Let's think about all the good things Southwest Airlines does.
It doesn't charge you bag fees. It doesn't charge you for changes or cancellations. Its rewards points don't expire.
All this is currently quite easy to forget, given the airline's long and winding debacle at the end of 2022.
Why, renowned travel industry analyst Henry Harteveldt that some customers are still steering clear of Southwest. This, he said, had engendered in the airline "a moderate state of panic."
What do you do when you're in a moderate state of panic? Me, I watch sports and pretend it's me playing on the TV. A glass of decent pinot noir helps.
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But Southwest has tried to pull off the idea that it's business as usual. Why, the airline even wants its customers to propagate that idea and recommend Southwest to businesses so that airline can get more corporate business.
But if there's one thing business travelers don't like -- oh, all travelers really -- it's when they feel they're being nickel-and-dimed.
I can imagine, then, that one or two Southwest customers will be peeved at the airline's latest announcement. , Southwest is changing how it's charging for Wi-Fi.
It used to be that you could get a single-day Wi-Fi pass for a mere $8, valid for all Southwest flights that day. This was especially kind to those customers who were connecting from one Southwest flight to another.
What a way to build loyalty by saying: "Nah, you've paid us once already for Wi-Fi. Why should we charge you again on the same day? That's not love."
Ah, but these are challenging times, so the fee will now be $8 per flight.
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The airline has an explanation, one that's entirely believable: It's trying to make its Wi-Fi better, which costs money.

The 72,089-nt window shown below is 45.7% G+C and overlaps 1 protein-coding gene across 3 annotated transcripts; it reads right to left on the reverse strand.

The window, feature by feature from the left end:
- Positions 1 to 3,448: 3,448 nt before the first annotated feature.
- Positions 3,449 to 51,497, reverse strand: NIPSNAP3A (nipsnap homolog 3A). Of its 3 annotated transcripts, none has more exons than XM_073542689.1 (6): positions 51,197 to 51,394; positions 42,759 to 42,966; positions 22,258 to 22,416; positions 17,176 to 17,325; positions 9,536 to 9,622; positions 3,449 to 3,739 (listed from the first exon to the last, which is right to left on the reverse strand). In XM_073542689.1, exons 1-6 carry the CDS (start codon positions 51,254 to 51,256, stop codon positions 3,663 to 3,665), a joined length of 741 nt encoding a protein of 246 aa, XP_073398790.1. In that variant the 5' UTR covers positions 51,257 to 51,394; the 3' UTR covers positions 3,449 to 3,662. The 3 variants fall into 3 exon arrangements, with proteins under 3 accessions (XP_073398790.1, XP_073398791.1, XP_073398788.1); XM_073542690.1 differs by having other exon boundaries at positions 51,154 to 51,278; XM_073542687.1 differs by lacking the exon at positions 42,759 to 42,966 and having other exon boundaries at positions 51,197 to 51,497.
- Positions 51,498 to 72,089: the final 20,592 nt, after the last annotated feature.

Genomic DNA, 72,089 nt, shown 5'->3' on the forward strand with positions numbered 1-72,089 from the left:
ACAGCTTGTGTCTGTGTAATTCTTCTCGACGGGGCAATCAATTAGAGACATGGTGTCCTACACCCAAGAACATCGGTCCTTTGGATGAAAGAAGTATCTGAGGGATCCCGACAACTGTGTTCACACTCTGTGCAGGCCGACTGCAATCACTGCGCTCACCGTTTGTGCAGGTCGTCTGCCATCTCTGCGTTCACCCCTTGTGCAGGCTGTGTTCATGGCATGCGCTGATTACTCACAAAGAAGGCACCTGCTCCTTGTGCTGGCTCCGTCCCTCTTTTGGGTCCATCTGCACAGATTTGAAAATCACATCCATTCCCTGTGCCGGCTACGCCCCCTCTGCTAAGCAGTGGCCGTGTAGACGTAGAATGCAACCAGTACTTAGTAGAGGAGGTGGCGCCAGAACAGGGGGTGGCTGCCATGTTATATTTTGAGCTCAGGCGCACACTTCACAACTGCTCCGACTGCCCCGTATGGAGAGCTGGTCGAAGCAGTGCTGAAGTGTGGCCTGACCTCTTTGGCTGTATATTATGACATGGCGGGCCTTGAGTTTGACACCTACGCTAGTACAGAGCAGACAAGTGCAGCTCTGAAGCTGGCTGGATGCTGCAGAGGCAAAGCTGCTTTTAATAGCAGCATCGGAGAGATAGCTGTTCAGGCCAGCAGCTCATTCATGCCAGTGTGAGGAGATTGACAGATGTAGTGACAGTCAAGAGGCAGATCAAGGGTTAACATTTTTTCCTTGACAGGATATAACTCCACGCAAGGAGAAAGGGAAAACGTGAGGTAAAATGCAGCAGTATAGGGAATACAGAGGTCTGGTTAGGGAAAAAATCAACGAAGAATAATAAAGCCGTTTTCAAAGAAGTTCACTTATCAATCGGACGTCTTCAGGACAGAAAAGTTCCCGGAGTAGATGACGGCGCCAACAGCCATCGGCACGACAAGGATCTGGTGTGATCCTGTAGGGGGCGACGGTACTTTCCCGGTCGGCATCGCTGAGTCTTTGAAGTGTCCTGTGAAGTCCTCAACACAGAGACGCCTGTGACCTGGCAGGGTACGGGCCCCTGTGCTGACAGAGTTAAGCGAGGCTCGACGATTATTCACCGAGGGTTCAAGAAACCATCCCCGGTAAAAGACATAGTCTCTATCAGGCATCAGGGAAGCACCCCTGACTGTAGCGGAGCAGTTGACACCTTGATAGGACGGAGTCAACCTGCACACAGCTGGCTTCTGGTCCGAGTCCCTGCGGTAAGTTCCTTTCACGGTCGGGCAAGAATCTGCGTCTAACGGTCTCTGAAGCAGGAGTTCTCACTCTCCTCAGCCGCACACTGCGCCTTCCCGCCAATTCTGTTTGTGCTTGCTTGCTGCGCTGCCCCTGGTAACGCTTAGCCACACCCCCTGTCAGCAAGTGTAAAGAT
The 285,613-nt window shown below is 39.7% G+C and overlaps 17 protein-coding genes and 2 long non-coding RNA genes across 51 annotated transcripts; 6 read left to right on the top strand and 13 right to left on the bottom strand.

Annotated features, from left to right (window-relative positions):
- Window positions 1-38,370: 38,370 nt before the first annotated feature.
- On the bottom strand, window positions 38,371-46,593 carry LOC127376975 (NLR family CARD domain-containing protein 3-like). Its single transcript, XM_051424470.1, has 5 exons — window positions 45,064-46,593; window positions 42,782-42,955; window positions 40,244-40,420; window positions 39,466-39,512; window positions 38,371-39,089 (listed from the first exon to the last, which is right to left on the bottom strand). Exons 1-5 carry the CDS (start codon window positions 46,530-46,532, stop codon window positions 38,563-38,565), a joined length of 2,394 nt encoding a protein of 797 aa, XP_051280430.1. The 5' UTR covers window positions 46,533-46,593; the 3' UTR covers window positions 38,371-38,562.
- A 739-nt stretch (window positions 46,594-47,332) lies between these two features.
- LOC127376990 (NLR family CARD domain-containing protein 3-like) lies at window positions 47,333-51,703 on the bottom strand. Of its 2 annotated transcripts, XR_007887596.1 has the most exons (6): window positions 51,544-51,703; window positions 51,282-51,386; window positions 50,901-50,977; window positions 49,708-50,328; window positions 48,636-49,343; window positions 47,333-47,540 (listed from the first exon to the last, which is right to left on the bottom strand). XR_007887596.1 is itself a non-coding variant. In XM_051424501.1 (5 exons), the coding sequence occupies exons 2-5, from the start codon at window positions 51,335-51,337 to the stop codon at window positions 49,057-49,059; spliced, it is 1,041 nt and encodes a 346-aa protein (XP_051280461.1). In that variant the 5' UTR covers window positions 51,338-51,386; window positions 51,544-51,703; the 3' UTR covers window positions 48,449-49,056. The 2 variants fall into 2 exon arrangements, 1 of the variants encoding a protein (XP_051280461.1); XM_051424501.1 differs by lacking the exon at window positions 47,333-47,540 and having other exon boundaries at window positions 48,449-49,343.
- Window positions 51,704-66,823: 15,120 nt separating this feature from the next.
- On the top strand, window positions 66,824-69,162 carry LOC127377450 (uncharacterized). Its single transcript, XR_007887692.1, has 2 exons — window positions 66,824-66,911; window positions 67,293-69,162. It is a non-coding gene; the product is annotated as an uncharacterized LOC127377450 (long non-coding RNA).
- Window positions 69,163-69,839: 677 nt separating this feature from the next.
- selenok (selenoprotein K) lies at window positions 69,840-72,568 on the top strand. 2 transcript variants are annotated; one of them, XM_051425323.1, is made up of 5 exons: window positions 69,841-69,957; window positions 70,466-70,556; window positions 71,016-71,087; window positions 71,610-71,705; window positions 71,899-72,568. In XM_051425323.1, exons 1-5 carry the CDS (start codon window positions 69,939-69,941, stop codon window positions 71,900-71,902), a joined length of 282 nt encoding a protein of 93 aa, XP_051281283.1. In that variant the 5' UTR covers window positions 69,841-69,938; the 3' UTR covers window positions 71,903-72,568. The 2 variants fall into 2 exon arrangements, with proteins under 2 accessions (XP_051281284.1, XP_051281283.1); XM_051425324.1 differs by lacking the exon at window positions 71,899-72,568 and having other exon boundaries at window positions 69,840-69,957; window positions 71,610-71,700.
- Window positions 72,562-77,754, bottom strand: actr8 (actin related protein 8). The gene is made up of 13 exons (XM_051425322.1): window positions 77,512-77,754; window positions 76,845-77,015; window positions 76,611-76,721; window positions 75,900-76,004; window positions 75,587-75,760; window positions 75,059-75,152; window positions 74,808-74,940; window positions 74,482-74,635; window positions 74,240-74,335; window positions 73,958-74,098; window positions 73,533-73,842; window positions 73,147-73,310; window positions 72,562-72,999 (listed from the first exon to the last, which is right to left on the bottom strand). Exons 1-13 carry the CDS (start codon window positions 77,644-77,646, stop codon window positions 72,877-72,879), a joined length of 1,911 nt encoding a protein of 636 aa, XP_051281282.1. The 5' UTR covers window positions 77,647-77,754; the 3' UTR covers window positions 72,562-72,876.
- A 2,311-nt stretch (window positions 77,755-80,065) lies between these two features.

Southwest's Wi-Fi hasn't always enjoyed the best of reputations. Some regular flyers can even get into spats over whether it's slightly worse or slightly better than United's.
So now Southwest is introducing Viasat Wi-Fi to some of its planes, something that airlines like Delta are now offering for free.
It's clear Southwest is conscious that not everyone will enjoy having to pay a total of $16 for Wi-Fi, should they be having to leap onto a connecting flight.
In a statement, the airline pleaded: "This impacts a small subset of customers due to our robust network of nonstop flights, free onboard entertainment, and a limited number of customers choosing to use paid internet across connecting flights."
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Of course it's a limited number. Most numbers are. But I still wonder how big the number is. If it really is a teeny-tiny number, then why do this at all?
Sadly, anything adorned with even the mildest whiff of unhelpful news won't go down well with the flying masses.
I feel sure, though, that Southwest's accountants and other fine executives are now furiously tossing out ideas on how to win back those whom the airline so heinously let down.
Ideas that won't cost the airline too much, that is.